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BUDAPEST (Reuters) - Hungary's foreign minister said on Tuesday Ukraine's decision to bar the entry of two Hungarian government officials over what it called meddling in local elections was "pathetic and nonsense".

In a video message on his Facebook page, Peter Szijjarto said Budapest had not received formal notice of the Ukrainian ban.

In the video, Szijjarto welcomed the victory of Hungarian candidates in Ukrainian local elections, which he said meant Hungarians' opinion would have to be considered for the future of the region bordering Hungary, which has a large ethnic Hungarian minority.

He said Ukraine had taken "unfriendly steps" towards Hungary, by summoning the Hungarian ambassador and deciding to ban the entry of the two officials.

"With this Ukraine sends the message ... that it has given up on Hungarian support for its euroatlantic integration efforts," Szijjarto said.

It was not the first time that Hungary has hinted at blocking Ukraine’s membership of NATO.

The two countries have repeatedly clashed in the past years over what Hungary said were curbs on the rights of roughly 150,000 ethnic Hungarians to use their native tongue, especially in education, after Ukraine passed a law in 2017 restricting the use of minority languages in schools.

Ukraine's foreign ministry said on Monday it had handed the Hungarian ambassador a note of protest for what it described as political agitation by Hungarian officials in favour of a party that contested Saturday's elections in Ukraine.

(Reporting by Krisztina Than and Anita Komuves; Editing by Andrew Heavens, Robert Birsel)

Copyright 2020 Thomson Reuters.

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Trump will campaign for Georgia GOP Senate candidates, urges supporters not to boycott runoff elections

Hundreds of Trump supporters and gather near the Capitol Building for the Stop the Steal Rally in Atlanta, GA. as well as counter protesters in Atlanta, GA.Jason Armond | Los Angeles Times | Getty Images

President Donald Trump, who has blamed his loss to President-elect Joe Biden on false claims that the U.S. voting system was "rigged," urged his supporters on Friday not to boycott two all-important Georgia runoff elections that will determine which party controls the Senate.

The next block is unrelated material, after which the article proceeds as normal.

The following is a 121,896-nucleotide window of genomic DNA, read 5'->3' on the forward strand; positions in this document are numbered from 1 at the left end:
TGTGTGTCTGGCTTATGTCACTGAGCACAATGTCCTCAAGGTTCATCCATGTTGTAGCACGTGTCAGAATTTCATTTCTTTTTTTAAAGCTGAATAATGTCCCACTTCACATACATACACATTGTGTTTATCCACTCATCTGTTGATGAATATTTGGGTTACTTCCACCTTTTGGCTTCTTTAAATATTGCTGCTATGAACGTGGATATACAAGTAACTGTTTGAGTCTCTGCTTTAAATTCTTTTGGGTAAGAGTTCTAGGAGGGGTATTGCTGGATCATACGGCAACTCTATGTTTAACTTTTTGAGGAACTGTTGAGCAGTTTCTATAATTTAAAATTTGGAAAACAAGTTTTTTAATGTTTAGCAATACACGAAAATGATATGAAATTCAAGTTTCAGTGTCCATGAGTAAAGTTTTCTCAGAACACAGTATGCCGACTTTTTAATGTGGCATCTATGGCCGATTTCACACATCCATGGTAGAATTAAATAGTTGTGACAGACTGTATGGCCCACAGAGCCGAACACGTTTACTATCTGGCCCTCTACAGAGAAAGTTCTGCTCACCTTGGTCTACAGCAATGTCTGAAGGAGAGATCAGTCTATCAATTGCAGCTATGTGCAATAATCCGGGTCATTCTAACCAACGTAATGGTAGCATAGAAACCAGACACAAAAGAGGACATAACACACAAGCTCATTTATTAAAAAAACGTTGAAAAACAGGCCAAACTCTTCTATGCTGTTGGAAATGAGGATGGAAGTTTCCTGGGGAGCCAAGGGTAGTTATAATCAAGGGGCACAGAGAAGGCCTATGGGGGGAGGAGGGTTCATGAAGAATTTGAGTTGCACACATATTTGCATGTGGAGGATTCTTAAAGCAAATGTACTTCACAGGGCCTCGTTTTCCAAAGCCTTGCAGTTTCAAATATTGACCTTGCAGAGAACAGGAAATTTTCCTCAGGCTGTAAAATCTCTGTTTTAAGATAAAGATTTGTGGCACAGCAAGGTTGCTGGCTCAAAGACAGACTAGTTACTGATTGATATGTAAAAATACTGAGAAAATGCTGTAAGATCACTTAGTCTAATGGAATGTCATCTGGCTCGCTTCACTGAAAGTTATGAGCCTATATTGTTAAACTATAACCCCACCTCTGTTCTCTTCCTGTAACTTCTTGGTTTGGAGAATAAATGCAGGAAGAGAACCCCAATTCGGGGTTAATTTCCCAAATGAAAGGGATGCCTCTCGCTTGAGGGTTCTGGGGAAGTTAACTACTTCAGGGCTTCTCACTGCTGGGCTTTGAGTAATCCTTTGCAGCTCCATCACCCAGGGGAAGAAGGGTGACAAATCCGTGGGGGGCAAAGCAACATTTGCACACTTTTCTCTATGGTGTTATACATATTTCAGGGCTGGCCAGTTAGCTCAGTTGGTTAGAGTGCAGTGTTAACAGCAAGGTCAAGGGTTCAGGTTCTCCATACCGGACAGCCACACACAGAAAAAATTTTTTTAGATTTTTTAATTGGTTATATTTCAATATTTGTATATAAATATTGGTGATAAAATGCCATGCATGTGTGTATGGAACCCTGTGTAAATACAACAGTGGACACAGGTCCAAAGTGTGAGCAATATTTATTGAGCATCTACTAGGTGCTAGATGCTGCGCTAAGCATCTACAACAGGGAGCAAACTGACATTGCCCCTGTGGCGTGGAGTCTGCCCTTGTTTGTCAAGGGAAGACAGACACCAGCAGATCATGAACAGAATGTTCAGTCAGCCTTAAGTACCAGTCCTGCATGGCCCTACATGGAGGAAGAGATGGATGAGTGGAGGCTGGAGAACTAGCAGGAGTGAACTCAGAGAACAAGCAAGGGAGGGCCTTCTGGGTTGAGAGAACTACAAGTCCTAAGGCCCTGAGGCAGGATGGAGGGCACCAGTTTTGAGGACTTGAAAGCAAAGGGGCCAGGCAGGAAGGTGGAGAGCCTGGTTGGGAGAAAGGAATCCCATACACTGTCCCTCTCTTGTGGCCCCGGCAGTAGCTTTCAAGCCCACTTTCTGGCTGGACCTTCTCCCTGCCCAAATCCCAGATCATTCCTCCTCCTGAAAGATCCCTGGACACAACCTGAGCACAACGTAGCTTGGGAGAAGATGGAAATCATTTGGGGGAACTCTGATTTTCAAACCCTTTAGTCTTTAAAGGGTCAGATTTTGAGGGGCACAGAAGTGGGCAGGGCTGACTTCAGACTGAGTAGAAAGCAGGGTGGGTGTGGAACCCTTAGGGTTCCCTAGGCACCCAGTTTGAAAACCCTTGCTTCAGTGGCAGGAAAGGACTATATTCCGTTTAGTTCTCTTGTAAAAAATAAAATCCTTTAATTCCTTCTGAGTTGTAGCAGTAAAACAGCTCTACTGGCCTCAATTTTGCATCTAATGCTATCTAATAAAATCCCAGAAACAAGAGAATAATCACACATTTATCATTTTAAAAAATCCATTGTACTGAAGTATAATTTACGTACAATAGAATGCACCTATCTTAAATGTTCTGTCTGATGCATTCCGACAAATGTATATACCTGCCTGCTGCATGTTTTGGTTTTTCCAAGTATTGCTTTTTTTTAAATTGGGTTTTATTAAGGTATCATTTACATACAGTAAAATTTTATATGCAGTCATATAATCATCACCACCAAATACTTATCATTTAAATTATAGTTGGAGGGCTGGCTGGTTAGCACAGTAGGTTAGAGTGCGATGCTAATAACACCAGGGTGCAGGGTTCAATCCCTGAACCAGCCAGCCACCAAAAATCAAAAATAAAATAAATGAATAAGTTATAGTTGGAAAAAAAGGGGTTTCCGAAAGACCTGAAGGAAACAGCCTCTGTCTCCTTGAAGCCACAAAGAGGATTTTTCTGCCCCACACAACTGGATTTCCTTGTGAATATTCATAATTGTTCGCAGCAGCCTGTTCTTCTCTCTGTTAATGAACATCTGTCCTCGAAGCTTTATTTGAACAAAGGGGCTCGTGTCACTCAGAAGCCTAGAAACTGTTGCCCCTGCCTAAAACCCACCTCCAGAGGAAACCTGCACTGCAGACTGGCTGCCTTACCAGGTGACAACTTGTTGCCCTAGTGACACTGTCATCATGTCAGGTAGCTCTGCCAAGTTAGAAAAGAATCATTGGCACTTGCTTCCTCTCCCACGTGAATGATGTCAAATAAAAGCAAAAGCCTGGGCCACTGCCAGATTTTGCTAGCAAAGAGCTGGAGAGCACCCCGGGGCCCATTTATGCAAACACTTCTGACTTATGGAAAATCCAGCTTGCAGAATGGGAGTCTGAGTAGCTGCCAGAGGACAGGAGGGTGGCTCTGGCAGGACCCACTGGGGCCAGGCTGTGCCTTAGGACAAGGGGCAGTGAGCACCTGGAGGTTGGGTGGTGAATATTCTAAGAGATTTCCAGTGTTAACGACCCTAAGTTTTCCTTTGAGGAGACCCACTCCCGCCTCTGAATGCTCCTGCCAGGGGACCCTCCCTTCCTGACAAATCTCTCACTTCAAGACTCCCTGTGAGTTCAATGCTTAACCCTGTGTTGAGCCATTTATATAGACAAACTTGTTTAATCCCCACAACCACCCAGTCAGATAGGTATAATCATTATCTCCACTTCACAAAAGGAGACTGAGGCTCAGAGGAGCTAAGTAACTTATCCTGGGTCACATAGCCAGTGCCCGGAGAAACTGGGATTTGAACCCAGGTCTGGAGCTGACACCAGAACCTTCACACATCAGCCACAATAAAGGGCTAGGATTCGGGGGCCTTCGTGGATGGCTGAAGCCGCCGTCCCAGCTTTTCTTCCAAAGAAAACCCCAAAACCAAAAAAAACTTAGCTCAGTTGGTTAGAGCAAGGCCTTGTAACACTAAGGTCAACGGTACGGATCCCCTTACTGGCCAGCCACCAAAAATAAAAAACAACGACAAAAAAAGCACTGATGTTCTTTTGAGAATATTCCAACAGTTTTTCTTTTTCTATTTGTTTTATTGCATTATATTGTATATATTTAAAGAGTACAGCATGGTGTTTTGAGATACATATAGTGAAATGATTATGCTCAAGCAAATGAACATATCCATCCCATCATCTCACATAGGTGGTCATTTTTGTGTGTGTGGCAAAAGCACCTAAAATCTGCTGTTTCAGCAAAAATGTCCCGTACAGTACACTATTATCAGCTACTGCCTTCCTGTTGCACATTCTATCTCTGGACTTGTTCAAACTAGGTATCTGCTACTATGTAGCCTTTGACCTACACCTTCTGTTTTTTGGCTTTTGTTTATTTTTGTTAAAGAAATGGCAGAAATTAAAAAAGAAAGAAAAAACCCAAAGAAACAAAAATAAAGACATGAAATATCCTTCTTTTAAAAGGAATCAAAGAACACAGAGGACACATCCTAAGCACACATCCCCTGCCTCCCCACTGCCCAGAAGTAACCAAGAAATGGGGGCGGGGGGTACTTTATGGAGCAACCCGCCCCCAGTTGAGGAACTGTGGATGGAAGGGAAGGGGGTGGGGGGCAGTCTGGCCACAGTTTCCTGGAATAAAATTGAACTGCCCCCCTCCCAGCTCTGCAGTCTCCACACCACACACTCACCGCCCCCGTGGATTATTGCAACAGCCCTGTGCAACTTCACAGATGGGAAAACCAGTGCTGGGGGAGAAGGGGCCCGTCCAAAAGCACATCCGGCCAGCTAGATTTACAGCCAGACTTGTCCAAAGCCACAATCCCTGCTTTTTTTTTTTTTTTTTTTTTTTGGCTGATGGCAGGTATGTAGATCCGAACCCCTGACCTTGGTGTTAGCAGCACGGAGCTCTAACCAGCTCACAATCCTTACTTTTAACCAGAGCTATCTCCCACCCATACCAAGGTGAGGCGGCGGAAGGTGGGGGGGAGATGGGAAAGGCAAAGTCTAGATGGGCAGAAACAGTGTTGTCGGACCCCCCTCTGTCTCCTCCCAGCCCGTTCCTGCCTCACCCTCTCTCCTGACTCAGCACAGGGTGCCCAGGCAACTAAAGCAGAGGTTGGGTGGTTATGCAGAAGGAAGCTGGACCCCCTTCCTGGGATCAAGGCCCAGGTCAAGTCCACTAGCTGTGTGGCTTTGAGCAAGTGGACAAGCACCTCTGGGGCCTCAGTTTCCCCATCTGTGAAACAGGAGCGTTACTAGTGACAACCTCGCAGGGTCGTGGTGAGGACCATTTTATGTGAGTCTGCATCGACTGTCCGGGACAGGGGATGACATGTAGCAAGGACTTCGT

With Democrats poised to take the White House and hold onto their House majority, the Senate has become the last bastion for Republicans to keep a check on the power of the lower chamber and the executive branch.

But the GOP's hold on the Senate depends on winning at least one of Georgia's two runoffs. Republican Sens. David Perdue and Kelly Loeffler face competitive challenges from Democrats Jon Ossoff and Raphael Warnock, respectively. Georgia election rules called for runoff races when no candidate exceeded 50% of voter share in either race during the Nov. 3 general election.

In response to Newsmax reporting that Georgia Trump supporters are considering boycotting the runoff elections over voter fraud claims, the president wrote on Twitter: "We must get out and help David and Kelly, two GREAT people," even as he again asserted, without evidence, that the election was a "total scam."

Trump will travel to Georgia on Dec. 5 to campaign for Perdue and Loeffler, according to White House spokesman Judd Deere.

The president's persistent attacks on election integrity could impact the outcome of the January runoffs, GOP strategist and pollster Frank Luntz told CNBC.

"If he continues to disillusion voters ... by saying that the elections were rigged and that your vote doesn't matter, this could have severe consequences for the administration in trying to keep those two seats Republican," Luntz said on CNBC's "Squawk Box" Monday.

"I would argue that what Donald Trump says, and does, over the next six weeks is going to determine the outcome of the Georgia Senate race and well may determine the outcome of our country overall," Luntz said.

Trump's campaign said Saturday it would seek a second recount of election results paid for by taxpayer-funded local jurisdictions.

The secretary of state of Georgia on Nov. 20 officially certified the results of its presidential election race after a full hand recount of votes, confirming that Biden beat Trump by more than 12,000 votes. Biden is the first Democrat to win Georgia's presidential race since 1992.

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